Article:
The labor of Benedict
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For the sake of the church worldwide, which looks to the millions of Chinese Catholics as a source of hope, we pray that they will answer his call.
If Pope Benedict XVI's letter to China is like any of the 12 Labors of Hercules, it's most like the fifth one, the cleaning of King Augeas' stables.
It was perhaps the most difficult challenge Hercules faced. The stables had never been cleaned even though they held an enormous number of cattle that had added for years to a mythically gigantic mess. Realizing he could never do the job in the conventional way, Hercules diverted a river that swept through channels he dug into the stables.
Pope Benedict has a similar challenge - and much the same answer. What happened to the church in most communist countries was bad enough. In places like Albania, the government relentlessly persecuted church leaders. In places such as Poland, they kept the hierarchy in a decades-long chokehold.
In China it was worse. The Catholic Church was first persecuted, then split. One group of Catholics was co-opted by the government in its Chinese Catholic Patriotic Association. Another was driven underground.
Now, a few decades later, many in the Patriotic Association have pledged allegiance to Rome - and those who stayed true in the underground church are modern-day Christian heroes, martyrs in death or bloodless martyrs who have lived out a monumental sacrifice.
The mess that needs to be sorted out has many components. Chief among them are:
- Ecclesial disputes. Most Patriotic bishops are legitimate. A few aren't. Of those who are, some have made capitulations to the state that, while not ideal, are not illegitimate. Others capitulations were inappropriate.
- Two realities. On the one hand, there are many Catholics who are, by circumstance and history, part of the Patriotic church, but whose hearts are with Rome. On the other is a whole group of Catholics whose heroic fidelity to Rome make them like a church of Thomas Mores. How to properly honor the faith of the first group without slighting the witness of the second?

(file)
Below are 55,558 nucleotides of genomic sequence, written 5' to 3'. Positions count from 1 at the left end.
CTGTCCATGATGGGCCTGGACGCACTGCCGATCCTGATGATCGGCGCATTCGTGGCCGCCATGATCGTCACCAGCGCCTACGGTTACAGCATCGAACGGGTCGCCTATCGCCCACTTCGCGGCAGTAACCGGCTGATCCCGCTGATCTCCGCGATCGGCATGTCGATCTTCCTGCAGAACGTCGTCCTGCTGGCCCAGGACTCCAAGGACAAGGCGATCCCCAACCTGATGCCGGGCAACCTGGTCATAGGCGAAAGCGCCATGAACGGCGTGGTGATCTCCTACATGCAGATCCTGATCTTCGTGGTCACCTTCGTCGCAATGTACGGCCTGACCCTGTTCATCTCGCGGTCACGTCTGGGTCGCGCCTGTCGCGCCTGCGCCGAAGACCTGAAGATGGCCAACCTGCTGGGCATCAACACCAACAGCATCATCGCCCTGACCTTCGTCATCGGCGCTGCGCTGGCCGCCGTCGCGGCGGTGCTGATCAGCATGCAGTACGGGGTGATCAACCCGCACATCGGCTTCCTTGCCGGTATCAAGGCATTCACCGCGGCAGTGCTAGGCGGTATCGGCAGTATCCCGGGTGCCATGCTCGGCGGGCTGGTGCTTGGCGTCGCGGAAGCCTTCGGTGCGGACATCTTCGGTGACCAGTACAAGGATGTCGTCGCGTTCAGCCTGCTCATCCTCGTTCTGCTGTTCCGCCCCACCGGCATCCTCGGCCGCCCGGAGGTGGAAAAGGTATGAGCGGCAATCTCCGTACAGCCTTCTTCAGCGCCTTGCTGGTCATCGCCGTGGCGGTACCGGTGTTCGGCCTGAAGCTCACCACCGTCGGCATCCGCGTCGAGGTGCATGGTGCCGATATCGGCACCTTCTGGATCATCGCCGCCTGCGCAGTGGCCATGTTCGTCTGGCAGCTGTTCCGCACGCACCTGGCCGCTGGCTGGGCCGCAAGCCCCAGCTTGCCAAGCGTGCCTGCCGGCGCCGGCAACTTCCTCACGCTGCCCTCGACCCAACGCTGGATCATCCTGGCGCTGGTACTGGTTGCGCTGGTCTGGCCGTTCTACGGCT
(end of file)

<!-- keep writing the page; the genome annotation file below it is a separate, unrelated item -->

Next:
Pope Benedict has to define exactly where and when a violation of Petrine authority crossed the line and where it was simply an unfortunate capitulation in extreme circumstances. He has to honor the faith of two groups of Catholics who have arrived at the year 2007 from two different histories.
Pope Benedict's solution is to do what Hercules did: Carefully divert a river. He has to know where the church can yield and where it must stand firm. And he has to do it in such a way that the whole point of the exercise - the flock - is preserved intact.
Then he has to marshal the only force strong enough to clean the mess: the river of divine love. As the pope put it to Chinese Catholics, Christ's love "enables human beings to enter into a new dimension, where mercy and love shown even to enemies can bear witness to the victory of the cross over all weakness and human wretchedness."
The bottom-line function of the church is to deliver the sacraments to souls. Any other goal pales to insignificance if it contravenes that one.
The church in China is entering a new era, one that can only begin with the painful choice Christians have faced after every wave of martyrdom in history. It can step forward only by leaving the painful past behind. And it can do that only through heroic love and mercy - toward both persecutors and those who buckled under pressure.
The effort will be worth it.
A missionary priest tells the story of asking a Chinese Catholic if he wishes his church were more like America's.
"No, I wish America's was more like ours," he said. "In the West, Catholics have grown complacent - here, we know the value of the faith."
A united Catholic Church in China won't just change the history of the church - it will change the history of the world. The church can feed the spiritual hunger of the East, and start a revolution of love in one of the world's largest and most powerful nations. But only if the Catholics of China follow Pope Benedict XVI with courage and generosity.
We can pray to the martyrs of China's underground church for the grace to make that so. After all, they know what it takes to follow the pope, no matter how hard it gets.
National Catholic Register
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